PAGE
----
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Dunes on the Ocean

I got stuck in traffic on purpose today. I ended up staring at the gassy facade of the Adobe building for about 15 minutes as the light from the setting sun cast an amber glow across the Wasatch mountains. I was following closely behind a semi traveling at half the speed of anyone else. It probably drove the people behind me nuts, but I didn’t care because the last minutes of Patrick O’Brian’s HMS Surprise were playing from the Audible app on my phone and I wanted to finish it before I got home.

Being the creature of technology that I am, I usually consult the oracle of Waze before choosing my homeward route, but since lately it routs me around the Lehi area where every “me too” technology and network marketing company in Utah is clamoring to setup shop, I decided this route would nicely fill up the remaining 45 minutes I had left.

Enjoying the end of this book was just the symptom of a thought that has plagued me for some time. Most of my life has been spent living among the sage and red rock of the Utah desert. The quiet isolation and scorching wonder of a place unfit for the survival of all but the wildest specimens of humanity appeals to my inner Magellan. It is a place of dangerous beauty, filled with life unseen yet largely ignored. Despite this fondness for the desert I am not drawn to it like I am to the sea.

I experienced a recurring dream of the ocean growing up that others thought was a nightmare. I loved it and some nights I relished the thought of going to sleep in anticipation of having it. I would sink down into the depths of the ocean, not needing to breathe and be surrounded by fishes and cephalopods of all kinds. Sunlight would fade and all I saw was darkness until the pressure of ten thousand leagues brought sparkles to my vision that merged into the blinking phosphorescence of deep creatures. Eventually I was squeezed out of existence and the dream would end.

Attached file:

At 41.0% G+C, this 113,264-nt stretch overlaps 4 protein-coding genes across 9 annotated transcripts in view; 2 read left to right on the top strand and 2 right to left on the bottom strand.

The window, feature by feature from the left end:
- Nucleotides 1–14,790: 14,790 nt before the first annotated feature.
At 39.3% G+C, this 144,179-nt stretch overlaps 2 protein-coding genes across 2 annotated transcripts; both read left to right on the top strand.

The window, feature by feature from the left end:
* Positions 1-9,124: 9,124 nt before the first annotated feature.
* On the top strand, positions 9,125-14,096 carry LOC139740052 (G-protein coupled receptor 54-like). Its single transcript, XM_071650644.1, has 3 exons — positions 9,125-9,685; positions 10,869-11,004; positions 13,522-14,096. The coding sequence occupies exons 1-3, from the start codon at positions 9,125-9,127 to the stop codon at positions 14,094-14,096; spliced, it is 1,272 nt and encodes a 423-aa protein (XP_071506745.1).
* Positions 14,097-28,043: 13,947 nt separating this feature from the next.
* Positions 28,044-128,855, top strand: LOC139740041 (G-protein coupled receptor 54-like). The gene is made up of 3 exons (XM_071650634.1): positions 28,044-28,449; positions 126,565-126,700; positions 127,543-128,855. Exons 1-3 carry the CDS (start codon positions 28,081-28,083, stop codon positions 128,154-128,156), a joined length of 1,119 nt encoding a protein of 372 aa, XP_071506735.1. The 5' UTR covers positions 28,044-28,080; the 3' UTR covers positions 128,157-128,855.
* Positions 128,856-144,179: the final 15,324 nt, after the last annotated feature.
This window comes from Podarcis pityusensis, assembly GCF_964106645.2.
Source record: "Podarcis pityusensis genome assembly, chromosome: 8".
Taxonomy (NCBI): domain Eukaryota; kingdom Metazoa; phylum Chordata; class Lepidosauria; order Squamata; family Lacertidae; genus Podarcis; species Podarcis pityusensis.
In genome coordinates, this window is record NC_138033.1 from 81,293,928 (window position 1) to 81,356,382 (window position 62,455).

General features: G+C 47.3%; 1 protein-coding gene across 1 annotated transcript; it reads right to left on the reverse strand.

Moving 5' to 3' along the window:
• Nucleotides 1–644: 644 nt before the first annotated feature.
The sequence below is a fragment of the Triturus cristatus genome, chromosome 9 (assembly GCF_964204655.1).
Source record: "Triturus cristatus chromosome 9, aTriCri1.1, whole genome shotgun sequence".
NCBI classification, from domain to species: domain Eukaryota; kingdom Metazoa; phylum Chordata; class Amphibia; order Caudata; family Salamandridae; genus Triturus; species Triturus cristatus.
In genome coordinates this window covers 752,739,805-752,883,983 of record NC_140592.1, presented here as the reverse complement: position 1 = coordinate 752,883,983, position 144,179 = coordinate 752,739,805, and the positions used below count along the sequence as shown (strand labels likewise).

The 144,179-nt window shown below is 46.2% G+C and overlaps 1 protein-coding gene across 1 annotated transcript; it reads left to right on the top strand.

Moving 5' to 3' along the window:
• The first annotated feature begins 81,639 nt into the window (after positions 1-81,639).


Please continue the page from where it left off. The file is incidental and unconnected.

This dream might explain why I liked hiding in enclosed, dark spaces and why The Abyss is still my favorite movie. After 15 years I resist finishing reading Das Boot because in my mind I can live under the ocean in a steel cigar if I don’t reach that last page. I might even be writing this from a submarine now if my clinical depression and accompanying pharmacopeia barred me from joining the Navy’s nuclear program. I don’t regret any of this, it just is.

(An amusing side note while I am on the topic of submarines) Sometime around 2004 or 2005 I was on a date at the Clarke Planetarium walking among the exhibits when out of nowhere my date blurted out something to the effect of “I hate submarines and would rather die than be stuck in one.” That was our only date.

I’m sure I was perfectly nice for the rest of the evening, and she probably doesn’t know or now care about the reason it ended, but looking back that seems like a rotten reason to not give someone a chance. In the height of an obsession, however, that included reading Hitler’s U-Boat War by Clay Blair and watching the Director’s cut of Das Boot with my brother Dave, I didn’t have a choice.

The point I was trying to get at earlier, or rather the open question in my mind is why a desert rat like myself is so drawn to the sea? Most of my vacations are to one beach or another. Almost every picture on my walls is either of, at, or near the beach. Nautical fiction is one of my favorite guilty pleasures but I’ve never been on the open ocean and have no idea what it would be like to see nothing but blue in every direction. The only sailing I’ve done was either in a community pond barely larger than a swimming pool or just outside the marina on the Great Salt Lake, yet sailboats and the sea are among my favorite things. Maybe it is human nature to long for places and things outside the realm of our day to day subsistence. If I was raised in a New England fishing town instead of suburban Salt Lake City, perhaps I would dream of living in the desert.

All I know right now is that my next 17 Audible credits will most likely go to the remaining Patrick O’Brian books and that my wife and I look forward to our Canon Beach vacation next summer with what will be our nine-month-old daughter. She won’t care that I’m writing this with a blue fountain pen, or that the ink is the color of a soft, cloudy sky reflected off the waves, but maybe she will grow up to enjoy the desert and ocean just as much as I do.

 

 

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